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I wrote this code->

#include<stdio.h>
int reverse(int a);
int main()
{ 
	int n;
	printf(" enter a number");
	scanf("%d", &n);
	printf(" the reverse of %d is %d " , n, reverse(n));
}
int reverse(int a)
{
	int rem;
	for (int a; a>0; a=a/10 )
	{
	rem= a%10;
	printf("%d", rem);
	}
}


There is no error in this code but the output is wrong, pls help me out with this.

What I have tried:

#include<stdio.h>
int reverse(int a);
int main()
{ 
	int n;
	printf(" enter a number");
	scanf("%d", &n);
	printf(" the reverse of %d is %d " , n, reverse(n));
}
int reverse(int a)
{
	int rem;
	for (int a; a>0; a=a/10 )
	{
	rem= a%10;
	printf("%d", rem);
	}
}
Posted
Updated 22-Feb-21 18:31pm
Comments
jeron1 22-Feb-21 15:34pm
   
Does it compile? Your reverse() function is supposed to return an int, but it returns nothing.

Compiling does not mean your code is right! :laugh:
Think of the development process as writing an email: compiling successfully means that you wrote the email in the right language - English, rather than German for example - not that the email contained the message you wanted to send.

So now you enter the second stage of development (in reality it's the fourth or fifth, but you'll come to the earlier stages later): Testing and Debugging.

Start by looking at what it does do, and how that differs from what you wanted. This is important, because it give you information as to why it's doing it. For example, if a program is intended to let the user enter a number and it doubles it and prints the answer, then if the input / output was like this:
Input   Expected output    Actual output
  1            2                 1
  2            4                 4
  3            6                 9
  4            8                16
Then it's fairly obvious that the problem is with the bit which doubles it - it's not adding itself to itself, or multiplying it by 2, it's multiplying it by itself and returning the square of the input.
So with that, you can look at the code and it's obvious that it's somewhere here:
C#
int Double(int value)
   {
   return value * value;
   }

Once you have an idea what might be going wrong, start using the debugger to find out why. Put a breakpoint on the first line of the method, and run your app. When it reaches the breakpoint, the debugger will stop, and hand control over to you. You can now run your code line-by-line (called "single stepping") and look at (or even change) variable contents as necessary (heck, you can even change the code and try again if you need to).
Think about what each line in the code should do before you execute it, and compare that to what it actually did when you use the "Step over" button to execute each line in turn. Did it do what you expect? If so, move on to the next line.
If not, why not? How does it differ?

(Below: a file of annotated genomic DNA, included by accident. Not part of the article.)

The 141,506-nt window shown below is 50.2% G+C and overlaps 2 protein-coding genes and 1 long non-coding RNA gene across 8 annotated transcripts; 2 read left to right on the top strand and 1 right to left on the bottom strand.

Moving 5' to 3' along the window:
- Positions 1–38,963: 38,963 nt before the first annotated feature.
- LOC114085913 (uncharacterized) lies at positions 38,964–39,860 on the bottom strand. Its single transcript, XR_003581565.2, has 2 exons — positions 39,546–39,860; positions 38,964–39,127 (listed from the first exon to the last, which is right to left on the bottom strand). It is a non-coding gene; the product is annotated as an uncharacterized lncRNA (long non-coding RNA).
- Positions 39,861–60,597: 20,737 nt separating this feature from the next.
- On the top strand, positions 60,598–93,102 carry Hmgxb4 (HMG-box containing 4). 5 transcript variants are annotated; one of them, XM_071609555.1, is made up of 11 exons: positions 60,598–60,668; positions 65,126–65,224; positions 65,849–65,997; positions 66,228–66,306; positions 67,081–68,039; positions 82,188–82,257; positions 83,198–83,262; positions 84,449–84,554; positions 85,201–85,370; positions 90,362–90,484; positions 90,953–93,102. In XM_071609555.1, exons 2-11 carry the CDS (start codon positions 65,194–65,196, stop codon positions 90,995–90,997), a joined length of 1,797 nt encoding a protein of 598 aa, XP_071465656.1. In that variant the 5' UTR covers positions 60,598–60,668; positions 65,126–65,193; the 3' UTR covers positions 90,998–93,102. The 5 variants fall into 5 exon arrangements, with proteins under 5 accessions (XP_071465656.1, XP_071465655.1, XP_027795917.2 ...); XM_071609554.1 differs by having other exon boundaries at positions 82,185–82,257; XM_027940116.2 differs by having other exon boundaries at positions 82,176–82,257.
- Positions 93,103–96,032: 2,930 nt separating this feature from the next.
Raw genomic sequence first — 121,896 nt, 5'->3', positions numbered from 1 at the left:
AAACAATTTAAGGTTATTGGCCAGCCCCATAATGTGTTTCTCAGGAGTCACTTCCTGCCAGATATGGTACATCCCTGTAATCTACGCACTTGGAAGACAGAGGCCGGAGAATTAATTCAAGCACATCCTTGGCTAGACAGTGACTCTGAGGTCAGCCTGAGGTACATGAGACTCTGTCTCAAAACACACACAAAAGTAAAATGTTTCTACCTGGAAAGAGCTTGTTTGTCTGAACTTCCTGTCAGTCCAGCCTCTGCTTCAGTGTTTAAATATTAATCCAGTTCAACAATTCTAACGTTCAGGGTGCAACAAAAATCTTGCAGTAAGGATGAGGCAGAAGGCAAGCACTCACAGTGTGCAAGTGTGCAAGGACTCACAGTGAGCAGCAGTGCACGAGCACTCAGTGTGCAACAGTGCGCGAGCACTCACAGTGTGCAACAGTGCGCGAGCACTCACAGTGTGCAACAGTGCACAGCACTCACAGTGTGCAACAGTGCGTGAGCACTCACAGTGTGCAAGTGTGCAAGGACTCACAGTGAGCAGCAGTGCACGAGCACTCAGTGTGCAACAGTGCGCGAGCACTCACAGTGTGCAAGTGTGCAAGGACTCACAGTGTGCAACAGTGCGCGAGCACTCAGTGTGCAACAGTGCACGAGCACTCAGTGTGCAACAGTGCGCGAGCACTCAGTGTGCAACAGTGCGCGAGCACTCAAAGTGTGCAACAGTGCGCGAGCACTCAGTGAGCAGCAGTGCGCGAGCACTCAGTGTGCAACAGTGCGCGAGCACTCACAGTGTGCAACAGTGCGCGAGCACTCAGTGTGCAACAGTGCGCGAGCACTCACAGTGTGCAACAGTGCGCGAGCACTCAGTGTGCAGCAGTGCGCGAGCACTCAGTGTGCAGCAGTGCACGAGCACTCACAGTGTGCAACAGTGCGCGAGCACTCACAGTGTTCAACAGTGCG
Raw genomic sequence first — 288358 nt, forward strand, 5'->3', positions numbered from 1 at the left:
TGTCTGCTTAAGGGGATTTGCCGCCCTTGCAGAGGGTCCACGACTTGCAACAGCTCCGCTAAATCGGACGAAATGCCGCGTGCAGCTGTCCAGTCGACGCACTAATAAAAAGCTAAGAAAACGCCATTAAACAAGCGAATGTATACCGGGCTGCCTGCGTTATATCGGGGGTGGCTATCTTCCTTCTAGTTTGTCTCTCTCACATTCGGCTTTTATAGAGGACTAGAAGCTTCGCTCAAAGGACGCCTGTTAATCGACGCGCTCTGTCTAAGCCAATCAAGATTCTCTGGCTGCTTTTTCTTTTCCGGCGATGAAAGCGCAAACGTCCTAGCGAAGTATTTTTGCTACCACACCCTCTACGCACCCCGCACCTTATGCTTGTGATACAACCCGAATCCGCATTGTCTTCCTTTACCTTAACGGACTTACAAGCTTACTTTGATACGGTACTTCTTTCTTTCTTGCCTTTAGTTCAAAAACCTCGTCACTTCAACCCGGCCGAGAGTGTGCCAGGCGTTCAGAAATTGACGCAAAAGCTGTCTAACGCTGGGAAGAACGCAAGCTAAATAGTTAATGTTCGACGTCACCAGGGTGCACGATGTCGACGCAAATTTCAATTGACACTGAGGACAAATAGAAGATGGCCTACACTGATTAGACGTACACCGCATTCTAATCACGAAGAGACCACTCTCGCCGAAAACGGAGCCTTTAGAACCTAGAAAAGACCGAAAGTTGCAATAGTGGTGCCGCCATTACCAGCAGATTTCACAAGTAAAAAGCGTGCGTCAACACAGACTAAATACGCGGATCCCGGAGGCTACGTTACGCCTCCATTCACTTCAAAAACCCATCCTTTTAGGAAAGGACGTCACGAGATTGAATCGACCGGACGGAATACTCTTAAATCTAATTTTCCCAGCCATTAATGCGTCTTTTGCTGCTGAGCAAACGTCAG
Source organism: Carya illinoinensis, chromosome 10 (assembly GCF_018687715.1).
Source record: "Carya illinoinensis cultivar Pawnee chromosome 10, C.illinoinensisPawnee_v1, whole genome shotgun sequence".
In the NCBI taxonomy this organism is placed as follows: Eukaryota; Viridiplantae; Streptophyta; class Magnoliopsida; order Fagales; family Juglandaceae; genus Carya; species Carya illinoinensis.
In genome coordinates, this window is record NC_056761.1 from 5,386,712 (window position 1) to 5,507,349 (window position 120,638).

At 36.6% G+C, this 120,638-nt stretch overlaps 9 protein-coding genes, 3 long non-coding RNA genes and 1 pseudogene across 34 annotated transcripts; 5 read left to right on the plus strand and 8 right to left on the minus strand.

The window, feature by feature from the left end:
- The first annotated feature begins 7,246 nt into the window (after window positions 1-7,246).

Hopefully, that should help you locate which part of that code has a problem, and what the problem is.
This is a skill, and it's one which is well worth developing as it helps you in the real world as well as in development. And like all skills, it only improves by use!
   
You are on the right track - the modulus operator will let you peel off the digits one by one. You need to take it one step farther. I suggest you keep a running total for the result. As a digit is extracted from the input value, add its value to the total. You will have to adjust the total before adding the new value to get the correct result but I will leave that part for you to figure out.

You are very close.
   
Comments
k5054 22-Feb-21 17:33pm
   
True, but what's the reverse of 1000? Using integer math you'd get back "1", which isn't really correct. If only there was a way to convert a number to a string, and reverse the string.
Rick York 22-Feb-21 18:43pm
   
It depends on whether they want the number reversed as a string or as a number. His approach appears to be doing it numerically as it is supposed to return an integer. This is obviously not correct textually.
Quote:
There is no error in this code but the output is wrong

There is 3 levels with errors, first level is syntax error which the compiler tells you, second level is logical error where you get wrong answers, third level is misconception error where you don't fully understand what you have to do or have wrong expectations.
Quote:
what's the reverse of 1000? Using integer math you'd get back "1", which isn't really correct.

Since you deal with integers, 1 is the correct answer because 1000 reverse to 0001 which same value as 1.
Quote:
If only there was a way to convert a number to a string, and reverse the string.

In fact input is a string, and you asked to convert to integer with the "%d" in scan. Feel free to read the documentation for more details.
C++
int reverse(int a) // here you say that the function have an integer result
{
	int rem;
	for (int a; a>0; a=a/10 )
	{
	rem= a%10;
	printf("%d", rem);
	}
	// which imply a missing return of result here
}

Code that build the result is missing and you should remove the printf.
   

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